YouTube Music's Tuma Basa Tells How The Platform's Bridging Generations Through Hip-Hop History
Photo Credit: Kevin Winter

YouTube Music's Tuma Basa Tells How The Platform's Bridging Generations Through Hip-Hop History

From music pioneers that have led its evolution to how the genre connects diverse backgrounds through sonic sound, it’s evident that Hip-Hop is a staple in the culture. Its revolutionary impact is what pushed Congress to pass Resolution 331, a bill that declared November as National Hip-Hop History Month.

“This was the inaugural Hip-Hop History Month and we just wanted to make sure we were day one about it,” YouTube’s Director of Black Music & Culture Tuma Basa told AfroTech.

In case you missed it, the music streaming service honored the genre’s legendary artists with a musical tribute by curating playlists of the eras of Hip-Hop. To further put all eyes on the inaugural celebration, billboards of music icons such as Slick Rick, Snoop Dogg, and Missy Elliott were showcased in New York, Atlanta, and Los Angeles. Along with the culture being placed on full display, YouTube Music hosted a Town Hall gathering that featured Basa, DJ Premier, Kevin Liles, Brandon “Jersey Jinx” Jenkins, and DJ Nyla Simone.

Basa spoke with us about the honor of paying homage to Hip-Hop greats, bridging generations through music, and how Hip-Hop History Month will forever influence the culture.

AfroTech: From your perspective, what do you feel like the moment of YouTube Music’s Hip-Hop History Month celebration means to the culture?

Tuma Basa: The moment will mean more to the culture in the future. A beginning of sorts. This was the inaugural Hip-Hop History Month and we just wanted to make sure we were day one about it. Shout out to the honorable Rep. Maxine Waters and Rep. Jamaal Bowman for using their platforms to make this formal acknowledgment a reality. Much respect to them!
And, much respect to some of the OG’s that showed up to support us at the event too, leaders in the culture — Kevin Liles, DJ Premier, Slick Rick, Big Jon Platt, Uncle Ralph McDaniels, Julie Greenwald, L. Londell McMillan — people I look up to and intimately know the history of their contributions to both the culture and economy of Hip-Hop.

AT: During the event, Kevin Liles mentioned that “You can’t call yourself Hip-Hop if you’re not giving back to Hip-Hop.” Along with this recent celebration, how does YouTube Music plan to keep championing Hip-Hop artists that contribute to what it is today?

Basa: The most obvious way is the exposure that YouTube and YouTube Music naturally provide. Now, for the not-so-obvious. A lot of people don’t realize we do a lot of education in the Hip-Hop world with programs like Future Insiders, where we partner with youth programs like Project Level in the Bay Area and Scan Harbor in New York. Or, the community arms of organizations like The Gathering Spot in Atlanta, as well as Since The 80s down there.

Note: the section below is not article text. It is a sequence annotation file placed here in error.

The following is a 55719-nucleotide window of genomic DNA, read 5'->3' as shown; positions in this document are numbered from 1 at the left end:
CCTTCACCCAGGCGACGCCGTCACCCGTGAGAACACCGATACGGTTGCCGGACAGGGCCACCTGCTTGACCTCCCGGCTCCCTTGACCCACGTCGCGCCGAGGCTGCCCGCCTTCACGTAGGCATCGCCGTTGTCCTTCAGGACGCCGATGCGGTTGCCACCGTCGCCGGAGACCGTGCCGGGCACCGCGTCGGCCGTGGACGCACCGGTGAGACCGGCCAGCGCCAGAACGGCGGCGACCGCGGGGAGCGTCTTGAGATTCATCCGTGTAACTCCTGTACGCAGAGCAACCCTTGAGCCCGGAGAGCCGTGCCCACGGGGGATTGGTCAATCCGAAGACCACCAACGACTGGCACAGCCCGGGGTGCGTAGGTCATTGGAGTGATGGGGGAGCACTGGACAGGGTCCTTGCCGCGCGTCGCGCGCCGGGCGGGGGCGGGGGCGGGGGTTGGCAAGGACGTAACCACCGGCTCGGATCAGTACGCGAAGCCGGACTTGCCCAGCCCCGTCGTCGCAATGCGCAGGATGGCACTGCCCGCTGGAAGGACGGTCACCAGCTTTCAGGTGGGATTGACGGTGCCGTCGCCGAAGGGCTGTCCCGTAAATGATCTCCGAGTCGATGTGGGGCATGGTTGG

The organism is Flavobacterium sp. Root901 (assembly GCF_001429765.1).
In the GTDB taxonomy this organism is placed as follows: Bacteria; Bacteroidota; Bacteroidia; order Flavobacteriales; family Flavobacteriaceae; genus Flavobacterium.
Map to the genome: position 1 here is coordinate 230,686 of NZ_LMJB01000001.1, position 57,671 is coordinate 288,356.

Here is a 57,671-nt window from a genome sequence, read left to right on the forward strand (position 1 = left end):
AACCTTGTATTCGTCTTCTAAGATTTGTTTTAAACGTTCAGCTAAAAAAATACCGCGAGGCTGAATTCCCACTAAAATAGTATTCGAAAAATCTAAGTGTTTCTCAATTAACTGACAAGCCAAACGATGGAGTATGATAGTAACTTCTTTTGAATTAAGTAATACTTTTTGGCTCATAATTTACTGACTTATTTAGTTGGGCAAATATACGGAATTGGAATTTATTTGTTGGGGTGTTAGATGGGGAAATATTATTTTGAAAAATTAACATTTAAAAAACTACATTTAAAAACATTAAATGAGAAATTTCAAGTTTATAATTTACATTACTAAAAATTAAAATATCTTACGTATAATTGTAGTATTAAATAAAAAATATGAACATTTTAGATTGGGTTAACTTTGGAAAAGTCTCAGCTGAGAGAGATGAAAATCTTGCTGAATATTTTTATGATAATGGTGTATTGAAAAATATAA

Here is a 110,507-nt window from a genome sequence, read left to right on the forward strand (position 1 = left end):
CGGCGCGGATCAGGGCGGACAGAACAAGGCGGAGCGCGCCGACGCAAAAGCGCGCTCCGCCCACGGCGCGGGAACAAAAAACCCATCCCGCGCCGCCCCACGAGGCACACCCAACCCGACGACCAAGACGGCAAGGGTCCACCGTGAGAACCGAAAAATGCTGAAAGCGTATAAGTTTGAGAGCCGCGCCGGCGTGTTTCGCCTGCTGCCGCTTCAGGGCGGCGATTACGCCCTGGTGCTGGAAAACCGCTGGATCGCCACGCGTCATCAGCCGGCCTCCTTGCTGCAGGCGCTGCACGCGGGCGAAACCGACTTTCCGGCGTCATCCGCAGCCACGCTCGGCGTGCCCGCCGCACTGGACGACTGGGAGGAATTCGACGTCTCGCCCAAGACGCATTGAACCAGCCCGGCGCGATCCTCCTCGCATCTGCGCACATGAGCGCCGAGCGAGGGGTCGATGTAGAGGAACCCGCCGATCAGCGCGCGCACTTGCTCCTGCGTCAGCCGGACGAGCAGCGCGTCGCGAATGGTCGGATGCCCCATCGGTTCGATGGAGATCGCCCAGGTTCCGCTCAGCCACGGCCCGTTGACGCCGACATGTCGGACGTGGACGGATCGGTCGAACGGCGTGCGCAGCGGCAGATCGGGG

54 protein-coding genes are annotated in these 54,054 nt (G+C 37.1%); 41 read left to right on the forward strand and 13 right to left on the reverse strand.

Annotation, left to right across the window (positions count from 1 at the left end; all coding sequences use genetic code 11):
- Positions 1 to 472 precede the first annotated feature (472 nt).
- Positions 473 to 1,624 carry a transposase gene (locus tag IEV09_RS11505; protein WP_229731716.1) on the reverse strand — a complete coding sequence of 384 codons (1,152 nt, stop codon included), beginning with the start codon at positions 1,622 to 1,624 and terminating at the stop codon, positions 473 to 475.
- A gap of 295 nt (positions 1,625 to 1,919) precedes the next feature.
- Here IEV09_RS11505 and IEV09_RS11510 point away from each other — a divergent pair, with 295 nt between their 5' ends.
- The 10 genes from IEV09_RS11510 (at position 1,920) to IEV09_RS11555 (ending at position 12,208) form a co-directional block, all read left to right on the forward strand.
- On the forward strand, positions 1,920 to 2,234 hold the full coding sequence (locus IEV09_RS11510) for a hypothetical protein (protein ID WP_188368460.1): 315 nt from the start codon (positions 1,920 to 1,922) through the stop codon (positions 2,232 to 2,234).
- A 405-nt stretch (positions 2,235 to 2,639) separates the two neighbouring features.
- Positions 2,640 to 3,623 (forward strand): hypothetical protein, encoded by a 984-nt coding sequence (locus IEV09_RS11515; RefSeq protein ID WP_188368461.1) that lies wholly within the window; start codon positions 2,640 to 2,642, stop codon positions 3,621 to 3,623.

So much game is shared in these sessions. All the kids participating in the programs are from the culture too. They’re aspiring artists, executives, creators and we demystify YouTube as well as teach them on career possibilities in the industry by getting industry speakers and thought leaders like G Herbo, E-40, Chaka Zulu, Anthony Saleh, Miss Diddy,  Shanti Das, Baron Davis, Fat Man Scoop and so many others talking about all aspects of life and career from our point of view.
It’s generational transfer in real-time in the same spirit as Hip-Hop History Month. As a matter of fact, we just had Kevin Liles and Lyor Cohen speak wise words to the young folks at the Year-End Session of Future Insiders. They dropped gems. This year, we have a very special initiative in the same spirit that we haven’t announced with a very important figure in the culture. Someone whose journey is incredible and we have so much respect for.

AT: I love that the Town Hall gathering featured executives and creatives in music who scale across generations. How do you hope YouTube Music can keep playing a role in extinguishing the narrative of the “Old school vs. New School” debate within the Hip-Hop community?

Basa: I’d like to quote Ryan Thornton, our Head of Catalog at YouTube Music. He said, “What a 13-year-old is discovering may be considered ‘old school,’ but it’s new to them at that moment.” So that narrative is outdated. Kids are discovering records on social media and digging in the YouTube Crates…We’re in a unique position to bridge the generations. From Young Thug videos to Young Money lyrics to Young MC performances. It’s all just a quick search away on YouTube.

AT: Following last month’s celebration, how does the YouTube Music team aim to continue helping the stories of Hip-Hop originators not get lost in history as the genre continues to skyrocket?

Basa: This is our everyday work. Both internally and externally…on-platform and off-platform.  Whether through playlists, events, or programs, it’s our mission to continue connecting the dots and being a sort of institutional memory for the culture. The one place where you can dig deep and come up better for it!